In 1995, Brower, who was then at the University of Florida, published a paper in the Journal of the Lepidopterists’ Society, explaining that while the monarch butterfly was not an endangered species—it can also be found in Hawaii, the Caribbean, Spain, Portugal, Australia and New Zealand—its North American migration patterns east of the Rockies were at grave risk of disappearing. In that paper, he called it an “endangered biological phenomenon.” Less than two decades later, in 2013, that danger appeared to have come to fruition, when that winter’s monarch population covered less than three acres of the Mexican forest, down from around twenty acres ten years earlier.
At the recent Monarch Science meeting, in Mexico City, when researchers reported that this year’s migration covered six hectares, or nearly fifteen acres, “people were cheering,” Chip Taylor, an emeritus professor of ecology and evolutionary biology at the University of Kansas, said. This year was not only a banner year for eastern monarchs, it was one for tagging as well. According to Taylor, who, since 1992, has run Monarch Watch, the most prolific monarch-tagging program in the world, four hundred thousand tags were distributed in 2018, one and a half times as many as the year before. Lincoln Brower’s great friend and occasional collaborator, the Mexican poet Homero Aridjis, another monarch champion, told me in an e-mail that he was seeing aggregations of monarchs in the mountains near his boyhood home of Contepec for the first time in a decade.
Though this is all encouraging, a single year is not a trend, and scientists remain concerned about the viability of the migration. “We should celebrate the fact that we go up to this six-hectare number, and people who are living in areas where monarchs breed really noticed them this summer,” Karen Oberhauser, the director of the University of Wisconsin-Madison Arboretum, who researches monarchs, told me. “It illustrates the fact that they have this incredible potential.” But a population swing in the opposite direction can happen, too, she said. Oberhauser and her research associates have found that there is an underlying threat from habitat loss. (One study estimated that two hundred and twenty three million milkweed stems were lost in the Midwest between 2008 and 2016.) According to the World Wildlife Fund, six hectares is just enough to sustain a viable population in North America.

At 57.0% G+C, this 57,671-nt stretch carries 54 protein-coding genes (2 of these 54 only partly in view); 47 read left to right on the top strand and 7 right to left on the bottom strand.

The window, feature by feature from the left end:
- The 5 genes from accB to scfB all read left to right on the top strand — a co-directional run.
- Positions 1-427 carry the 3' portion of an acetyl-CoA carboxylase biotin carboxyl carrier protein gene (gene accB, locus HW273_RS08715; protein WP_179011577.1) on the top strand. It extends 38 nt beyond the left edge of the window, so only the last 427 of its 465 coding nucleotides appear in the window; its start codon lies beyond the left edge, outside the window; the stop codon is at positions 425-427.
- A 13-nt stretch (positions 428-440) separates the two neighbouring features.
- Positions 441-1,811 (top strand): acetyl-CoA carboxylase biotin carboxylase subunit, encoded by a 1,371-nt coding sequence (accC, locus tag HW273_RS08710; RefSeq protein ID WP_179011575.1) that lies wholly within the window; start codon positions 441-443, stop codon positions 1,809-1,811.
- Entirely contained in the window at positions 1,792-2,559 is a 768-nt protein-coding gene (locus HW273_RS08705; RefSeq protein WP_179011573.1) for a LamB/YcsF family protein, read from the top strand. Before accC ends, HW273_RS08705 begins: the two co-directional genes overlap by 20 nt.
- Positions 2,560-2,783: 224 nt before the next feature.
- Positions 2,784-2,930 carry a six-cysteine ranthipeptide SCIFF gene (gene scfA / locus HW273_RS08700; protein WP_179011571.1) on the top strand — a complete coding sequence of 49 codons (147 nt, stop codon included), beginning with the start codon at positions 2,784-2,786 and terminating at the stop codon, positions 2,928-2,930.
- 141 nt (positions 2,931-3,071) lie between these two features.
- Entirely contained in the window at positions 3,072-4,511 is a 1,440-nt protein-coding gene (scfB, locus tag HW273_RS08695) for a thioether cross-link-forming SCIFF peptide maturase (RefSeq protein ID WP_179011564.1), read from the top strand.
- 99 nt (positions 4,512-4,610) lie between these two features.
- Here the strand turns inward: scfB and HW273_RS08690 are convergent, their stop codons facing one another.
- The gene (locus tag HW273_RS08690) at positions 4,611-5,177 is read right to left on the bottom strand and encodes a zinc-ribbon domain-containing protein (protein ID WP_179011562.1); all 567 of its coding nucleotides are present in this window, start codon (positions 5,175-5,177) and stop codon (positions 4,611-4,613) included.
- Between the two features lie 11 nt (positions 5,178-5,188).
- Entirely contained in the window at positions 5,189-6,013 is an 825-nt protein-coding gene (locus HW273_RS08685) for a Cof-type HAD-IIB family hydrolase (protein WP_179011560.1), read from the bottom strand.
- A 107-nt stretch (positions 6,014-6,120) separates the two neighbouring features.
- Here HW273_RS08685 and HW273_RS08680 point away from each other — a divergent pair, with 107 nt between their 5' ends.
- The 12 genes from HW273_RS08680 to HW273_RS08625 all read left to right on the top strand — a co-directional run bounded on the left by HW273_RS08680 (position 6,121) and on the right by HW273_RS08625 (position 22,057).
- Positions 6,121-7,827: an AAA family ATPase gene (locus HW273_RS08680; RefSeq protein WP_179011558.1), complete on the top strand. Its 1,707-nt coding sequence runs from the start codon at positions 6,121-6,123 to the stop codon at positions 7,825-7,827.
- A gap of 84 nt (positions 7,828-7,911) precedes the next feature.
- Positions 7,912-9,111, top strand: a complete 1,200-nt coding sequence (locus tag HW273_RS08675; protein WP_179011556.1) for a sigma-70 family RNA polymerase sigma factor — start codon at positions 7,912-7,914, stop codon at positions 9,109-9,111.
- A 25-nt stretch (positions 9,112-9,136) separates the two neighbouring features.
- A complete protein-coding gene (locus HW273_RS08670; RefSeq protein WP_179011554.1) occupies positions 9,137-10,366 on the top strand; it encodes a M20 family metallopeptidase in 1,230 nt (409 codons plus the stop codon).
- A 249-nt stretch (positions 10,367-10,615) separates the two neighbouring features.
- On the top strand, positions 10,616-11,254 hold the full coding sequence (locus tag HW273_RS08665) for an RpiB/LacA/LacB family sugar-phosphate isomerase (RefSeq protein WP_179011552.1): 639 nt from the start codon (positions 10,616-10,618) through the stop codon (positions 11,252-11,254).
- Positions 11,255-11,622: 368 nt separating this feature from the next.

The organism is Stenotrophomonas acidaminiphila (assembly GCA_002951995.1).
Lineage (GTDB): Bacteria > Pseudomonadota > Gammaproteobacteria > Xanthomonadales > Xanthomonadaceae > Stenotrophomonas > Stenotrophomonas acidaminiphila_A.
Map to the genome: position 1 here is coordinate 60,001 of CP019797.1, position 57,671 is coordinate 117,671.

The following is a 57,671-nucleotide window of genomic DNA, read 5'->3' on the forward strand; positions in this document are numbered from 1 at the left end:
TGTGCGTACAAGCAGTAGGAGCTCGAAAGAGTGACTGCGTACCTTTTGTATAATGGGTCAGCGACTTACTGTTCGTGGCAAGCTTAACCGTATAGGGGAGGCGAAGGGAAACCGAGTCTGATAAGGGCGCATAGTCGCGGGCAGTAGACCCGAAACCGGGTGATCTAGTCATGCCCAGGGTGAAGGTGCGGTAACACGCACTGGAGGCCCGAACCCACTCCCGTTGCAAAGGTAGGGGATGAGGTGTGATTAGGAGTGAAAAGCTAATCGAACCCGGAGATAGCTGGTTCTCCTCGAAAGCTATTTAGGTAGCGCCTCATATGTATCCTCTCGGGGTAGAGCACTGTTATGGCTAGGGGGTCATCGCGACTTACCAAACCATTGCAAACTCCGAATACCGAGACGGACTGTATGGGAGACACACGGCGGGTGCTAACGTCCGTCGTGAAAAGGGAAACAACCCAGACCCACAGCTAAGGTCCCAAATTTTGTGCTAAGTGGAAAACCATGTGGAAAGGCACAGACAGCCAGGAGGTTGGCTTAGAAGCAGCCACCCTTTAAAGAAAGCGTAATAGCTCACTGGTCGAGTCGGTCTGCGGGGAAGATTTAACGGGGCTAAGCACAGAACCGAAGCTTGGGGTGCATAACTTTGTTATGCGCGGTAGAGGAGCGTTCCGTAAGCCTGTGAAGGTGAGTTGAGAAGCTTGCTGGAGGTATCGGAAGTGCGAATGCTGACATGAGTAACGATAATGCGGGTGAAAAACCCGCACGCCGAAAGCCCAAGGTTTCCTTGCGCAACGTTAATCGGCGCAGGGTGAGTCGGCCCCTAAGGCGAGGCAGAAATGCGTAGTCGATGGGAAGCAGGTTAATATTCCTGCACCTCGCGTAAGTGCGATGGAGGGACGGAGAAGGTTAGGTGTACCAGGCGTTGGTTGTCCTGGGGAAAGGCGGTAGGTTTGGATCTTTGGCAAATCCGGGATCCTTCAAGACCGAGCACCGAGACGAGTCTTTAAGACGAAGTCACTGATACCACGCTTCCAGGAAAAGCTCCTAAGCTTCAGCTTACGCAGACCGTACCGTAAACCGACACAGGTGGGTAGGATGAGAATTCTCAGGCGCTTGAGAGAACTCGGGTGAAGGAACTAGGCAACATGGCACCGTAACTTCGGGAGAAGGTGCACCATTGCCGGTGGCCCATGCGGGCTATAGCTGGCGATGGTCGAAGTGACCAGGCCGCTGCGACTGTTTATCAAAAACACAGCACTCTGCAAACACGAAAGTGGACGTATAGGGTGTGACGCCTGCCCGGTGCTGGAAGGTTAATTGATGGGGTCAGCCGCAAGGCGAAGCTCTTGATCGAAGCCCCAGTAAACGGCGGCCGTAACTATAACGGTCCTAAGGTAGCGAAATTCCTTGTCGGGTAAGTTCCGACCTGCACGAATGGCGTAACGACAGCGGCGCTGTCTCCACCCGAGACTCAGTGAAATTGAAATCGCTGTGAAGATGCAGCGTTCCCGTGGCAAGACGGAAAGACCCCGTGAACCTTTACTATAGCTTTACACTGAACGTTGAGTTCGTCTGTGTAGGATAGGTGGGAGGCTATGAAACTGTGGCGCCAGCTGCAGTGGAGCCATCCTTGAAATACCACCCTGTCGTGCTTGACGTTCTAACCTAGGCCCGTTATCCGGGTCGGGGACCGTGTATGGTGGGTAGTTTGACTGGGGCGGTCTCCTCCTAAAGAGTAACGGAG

Taylor has a one-word explanation for why 2018 was an especially good year for eastern monarchs, and why that good year likely portends bad ones to come: temperature. In March, when the monarchs arrived in Texas from Mexico, the mean temperatures were 5.4 degrees Fahrenheit above normal, which should have blown the butterflies all the way to Kansas.The butterflies couldn’t go farther north, though, because it was too cold in northern Texas. “I looked at the weather every day and I’d say, ‘damn, that’s good. Keep your babies in Texas,’” Taylor said. In May, the temperatures were optimal as the butterflies moved north, and they were ideal in the summer as monarchs spread out across their breeding range. Then, in the fall, as the butterflies headed south, those numbers were favorable, too. “What we had this year is everything was positive in every one of those stages,” Taylor told me. “This is why I say this is not likely to happen again—because you’re not likely to see a pattern like this again.”